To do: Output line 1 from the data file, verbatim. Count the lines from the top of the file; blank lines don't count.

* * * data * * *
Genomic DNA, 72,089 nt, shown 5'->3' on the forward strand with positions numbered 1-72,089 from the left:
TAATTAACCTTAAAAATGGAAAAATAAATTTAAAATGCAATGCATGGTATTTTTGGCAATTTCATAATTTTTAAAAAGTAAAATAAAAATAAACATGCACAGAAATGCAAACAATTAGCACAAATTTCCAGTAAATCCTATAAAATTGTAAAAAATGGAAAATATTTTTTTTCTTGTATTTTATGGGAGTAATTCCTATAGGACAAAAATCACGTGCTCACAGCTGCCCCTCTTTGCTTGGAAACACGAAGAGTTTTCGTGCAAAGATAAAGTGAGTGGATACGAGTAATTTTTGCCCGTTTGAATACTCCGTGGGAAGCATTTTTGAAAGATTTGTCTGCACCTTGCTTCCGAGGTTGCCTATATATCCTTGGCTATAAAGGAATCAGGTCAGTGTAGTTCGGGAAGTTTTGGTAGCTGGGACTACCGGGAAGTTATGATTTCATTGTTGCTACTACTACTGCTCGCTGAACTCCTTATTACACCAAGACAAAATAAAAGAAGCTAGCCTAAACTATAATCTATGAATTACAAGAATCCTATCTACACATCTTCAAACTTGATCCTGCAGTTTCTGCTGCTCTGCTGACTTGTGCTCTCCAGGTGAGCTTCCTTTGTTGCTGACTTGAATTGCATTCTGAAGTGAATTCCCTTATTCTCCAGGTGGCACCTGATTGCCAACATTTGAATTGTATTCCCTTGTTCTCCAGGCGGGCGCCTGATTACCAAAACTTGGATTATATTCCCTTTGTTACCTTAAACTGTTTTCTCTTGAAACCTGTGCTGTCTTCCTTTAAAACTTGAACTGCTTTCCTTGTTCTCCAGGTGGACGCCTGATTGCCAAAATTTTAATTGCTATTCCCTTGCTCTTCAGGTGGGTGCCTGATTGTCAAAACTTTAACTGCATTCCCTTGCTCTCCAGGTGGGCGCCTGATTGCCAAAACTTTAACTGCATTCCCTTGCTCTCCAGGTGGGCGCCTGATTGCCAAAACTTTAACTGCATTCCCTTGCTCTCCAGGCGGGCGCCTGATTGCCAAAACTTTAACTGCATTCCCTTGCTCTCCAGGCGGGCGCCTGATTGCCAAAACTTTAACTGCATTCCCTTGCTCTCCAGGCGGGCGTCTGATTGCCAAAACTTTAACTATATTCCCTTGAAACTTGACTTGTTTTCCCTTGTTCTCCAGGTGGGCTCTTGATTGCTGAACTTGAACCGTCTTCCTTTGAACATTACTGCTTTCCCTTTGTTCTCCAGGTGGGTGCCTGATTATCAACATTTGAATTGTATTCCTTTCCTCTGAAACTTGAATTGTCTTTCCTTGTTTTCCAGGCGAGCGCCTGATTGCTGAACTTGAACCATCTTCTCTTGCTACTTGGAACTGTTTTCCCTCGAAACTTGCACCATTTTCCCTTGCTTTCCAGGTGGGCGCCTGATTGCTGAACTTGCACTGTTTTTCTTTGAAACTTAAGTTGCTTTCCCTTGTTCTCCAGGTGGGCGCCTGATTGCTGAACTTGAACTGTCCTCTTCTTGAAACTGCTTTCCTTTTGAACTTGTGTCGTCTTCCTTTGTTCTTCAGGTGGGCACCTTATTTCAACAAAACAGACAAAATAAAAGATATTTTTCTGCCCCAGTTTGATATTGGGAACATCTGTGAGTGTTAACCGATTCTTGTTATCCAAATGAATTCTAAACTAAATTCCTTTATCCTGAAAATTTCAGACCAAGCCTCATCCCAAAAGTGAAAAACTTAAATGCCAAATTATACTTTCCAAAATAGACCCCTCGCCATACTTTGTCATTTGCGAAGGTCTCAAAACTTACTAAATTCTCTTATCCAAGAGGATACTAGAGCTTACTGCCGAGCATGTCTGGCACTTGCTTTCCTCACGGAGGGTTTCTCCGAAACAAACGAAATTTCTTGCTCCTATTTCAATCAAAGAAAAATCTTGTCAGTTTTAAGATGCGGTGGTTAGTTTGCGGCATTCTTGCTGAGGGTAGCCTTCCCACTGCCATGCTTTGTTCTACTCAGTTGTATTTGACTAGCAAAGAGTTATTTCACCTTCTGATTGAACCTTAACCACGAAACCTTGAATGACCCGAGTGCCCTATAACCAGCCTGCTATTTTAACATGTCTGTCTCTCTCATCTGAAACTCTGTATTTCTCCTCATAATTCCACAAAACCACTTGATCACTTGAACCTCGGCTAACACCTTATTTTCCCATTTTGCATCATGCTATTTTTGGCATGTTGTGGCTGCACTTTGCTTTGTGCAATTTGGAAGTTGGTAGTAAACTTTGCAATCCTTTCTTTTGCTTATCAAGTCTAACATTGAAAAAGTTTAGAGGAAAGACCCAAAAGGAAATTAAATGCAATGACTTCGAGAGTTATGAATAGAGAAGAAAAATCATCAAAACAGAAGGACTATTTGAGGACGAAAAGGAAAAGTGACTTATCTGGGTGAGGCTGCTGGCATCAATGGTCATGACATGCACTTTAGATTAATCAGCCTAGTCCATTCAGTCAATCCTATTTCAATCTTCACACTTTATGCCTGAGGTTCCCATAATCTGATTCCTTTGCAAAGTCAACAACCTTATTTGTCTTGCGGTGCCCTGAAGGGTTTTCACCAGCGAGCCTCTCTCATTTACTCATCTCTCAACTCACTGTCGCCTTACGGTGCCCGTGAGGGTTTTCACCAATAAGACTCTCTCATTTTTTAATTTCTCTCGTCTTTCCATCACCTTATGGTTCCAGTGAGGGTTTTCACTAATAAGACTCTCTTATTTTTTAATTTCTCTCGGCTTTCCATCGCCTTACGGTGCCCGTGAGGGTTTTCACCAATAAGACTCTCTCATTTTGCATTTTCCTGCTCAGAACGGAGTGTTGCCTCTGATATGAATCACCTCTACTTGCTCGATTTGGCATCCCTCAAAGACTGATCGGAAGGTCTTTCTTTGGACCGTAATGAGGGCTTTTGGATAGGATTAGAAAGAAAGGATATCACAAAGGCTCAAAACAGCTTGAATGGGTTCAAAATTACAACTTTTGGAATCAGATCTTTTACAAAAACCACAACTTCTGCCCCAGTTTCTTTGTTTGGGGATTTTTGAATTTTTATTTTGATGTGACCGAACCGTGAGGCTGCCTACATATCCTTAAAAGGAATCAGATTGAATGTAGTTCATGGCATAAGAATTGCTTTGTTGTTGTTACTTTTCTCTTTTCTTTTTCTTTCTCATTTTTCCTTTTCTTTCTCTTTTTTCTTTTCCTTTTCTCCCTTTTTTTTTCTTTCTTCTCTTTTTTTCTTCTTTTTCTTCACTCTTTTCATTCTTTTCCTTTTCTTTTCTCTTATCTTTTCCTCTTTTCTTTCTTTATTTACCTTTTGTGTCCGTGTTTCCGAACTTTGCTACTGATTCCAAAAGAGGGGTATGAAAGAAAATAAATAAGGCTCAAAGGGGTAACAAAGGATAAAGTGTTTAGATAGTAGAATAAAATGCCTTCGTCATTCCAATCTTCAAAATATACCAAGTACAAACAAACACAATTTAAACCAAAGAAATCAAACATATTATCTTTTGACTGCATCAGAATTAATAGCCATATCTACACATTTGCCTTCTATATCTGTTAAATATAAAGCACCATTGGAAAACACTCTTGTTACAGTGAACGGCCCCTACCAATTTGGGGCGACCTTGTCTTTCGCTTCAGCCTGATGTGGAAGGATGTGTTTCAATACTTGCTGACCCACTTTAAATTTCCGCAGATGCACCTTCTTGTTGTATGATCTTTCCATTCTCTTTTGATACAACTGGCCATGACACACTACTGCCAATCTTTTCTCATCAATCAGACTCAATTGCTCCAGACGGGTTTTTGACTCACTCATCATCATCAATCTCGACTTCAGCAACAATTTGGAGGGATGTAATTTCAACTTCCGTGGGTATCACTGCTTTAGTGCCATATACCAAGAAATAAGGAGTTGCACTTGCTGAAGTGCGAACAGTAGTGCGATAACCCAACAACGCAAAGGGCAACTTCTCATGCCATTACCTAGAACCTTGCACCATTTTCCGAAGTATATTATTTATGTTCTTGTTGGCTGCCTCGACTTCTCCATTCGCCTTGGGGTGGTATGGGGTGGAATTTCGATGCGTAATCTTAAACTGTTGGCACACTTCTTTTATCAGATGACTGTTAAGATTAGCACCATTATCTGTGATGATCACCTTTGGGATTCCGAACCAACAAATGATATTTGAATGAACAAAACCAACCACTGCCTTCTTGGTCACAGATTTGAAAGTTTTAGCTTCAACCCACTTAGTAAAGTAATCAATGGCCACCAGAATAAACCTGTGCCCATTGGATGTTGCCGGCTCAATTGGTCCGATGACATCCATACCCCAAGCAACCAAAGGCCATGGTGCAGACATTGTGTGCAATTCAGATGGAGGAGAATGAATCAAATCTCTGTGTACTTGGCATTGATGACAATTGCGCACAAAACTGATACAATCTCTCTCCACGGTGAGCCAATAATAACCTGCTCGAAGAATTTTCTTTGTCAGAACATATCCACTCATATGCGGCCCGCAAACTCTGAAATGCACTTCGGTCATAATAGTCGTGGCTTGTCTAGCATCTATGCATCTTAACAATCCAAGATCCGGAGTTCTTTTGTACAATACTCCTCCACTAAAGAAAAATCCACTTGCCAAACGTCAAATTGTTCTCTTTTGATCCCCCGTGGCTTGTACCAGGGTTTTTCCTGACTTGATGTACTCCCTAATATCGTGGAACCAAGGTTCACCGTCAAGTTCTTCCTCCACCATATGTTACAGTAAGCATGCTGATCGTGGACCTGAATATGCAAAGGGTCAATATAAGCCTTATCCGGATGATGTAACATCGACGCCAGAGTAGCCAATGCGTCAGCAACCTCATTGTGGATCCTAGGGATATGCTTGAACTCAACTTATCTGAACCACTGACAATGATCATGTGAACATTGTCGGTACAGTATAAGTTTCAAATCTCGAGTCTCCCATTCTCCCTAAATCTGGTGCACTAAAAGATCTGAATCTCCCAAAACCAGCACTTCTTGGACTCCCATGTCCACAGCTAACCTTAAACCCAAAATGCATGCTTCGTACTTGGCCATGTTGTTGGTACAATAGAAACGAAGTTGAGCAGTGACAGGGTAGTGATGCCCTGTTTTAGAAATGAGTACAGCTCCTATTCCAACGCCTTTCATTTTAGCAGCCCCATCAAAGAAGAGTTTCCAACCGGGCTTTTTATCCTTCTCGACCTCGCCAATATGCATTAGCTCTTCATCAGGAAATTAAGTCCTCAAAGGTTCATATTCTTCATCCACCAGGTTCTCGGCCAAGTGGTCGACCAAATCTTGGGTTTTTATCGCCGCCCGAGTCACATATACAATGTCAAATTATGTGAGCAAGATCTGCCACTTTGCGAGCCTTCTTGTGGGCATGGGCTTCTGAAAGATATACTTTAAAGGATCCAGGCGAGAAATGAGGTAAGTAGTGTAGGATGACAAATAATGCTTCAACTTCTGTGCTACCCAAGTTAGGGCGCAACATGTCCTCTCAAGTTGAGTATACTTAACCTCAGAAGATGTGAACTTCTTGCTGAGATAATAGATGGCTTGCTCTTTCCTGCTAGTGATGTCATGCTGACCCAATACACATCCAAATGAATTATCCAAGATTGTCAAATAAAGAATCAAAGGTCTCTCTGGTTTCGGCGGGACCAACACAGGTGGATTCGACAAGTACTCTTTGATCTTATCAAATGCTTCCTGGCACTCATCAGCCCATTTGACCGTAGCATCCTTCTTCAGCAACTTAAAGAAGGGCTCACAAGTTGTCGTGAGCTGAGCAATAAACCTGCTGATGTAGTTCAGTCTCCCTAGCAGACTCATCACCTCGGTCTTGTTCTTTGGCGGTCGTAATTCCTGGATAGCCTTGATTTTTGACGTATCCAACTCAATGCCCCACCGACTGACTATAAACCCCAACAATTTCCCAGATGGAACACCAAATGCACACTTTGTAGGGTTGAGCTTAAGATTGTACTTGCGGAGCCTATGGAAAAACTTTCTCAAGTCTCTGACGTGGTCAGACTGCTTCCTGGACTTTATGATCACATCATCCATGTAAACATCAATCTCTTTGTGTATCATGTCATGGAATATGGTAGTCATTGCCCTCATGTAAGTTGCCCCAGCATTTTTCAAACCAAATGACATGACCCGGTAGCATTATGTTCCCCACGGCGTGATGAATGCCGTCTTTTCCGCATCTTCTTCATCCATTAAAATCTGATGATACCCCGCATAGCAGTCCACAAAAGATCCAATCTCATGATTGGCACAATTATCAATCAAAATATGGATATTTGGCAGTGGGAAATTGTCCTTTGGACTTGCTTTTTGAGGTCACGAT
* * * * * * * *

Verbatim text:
Genomic DNA, 72,089 nt, shown 5'->3' on the forward strand with positions numbered 1-72,089 from the left: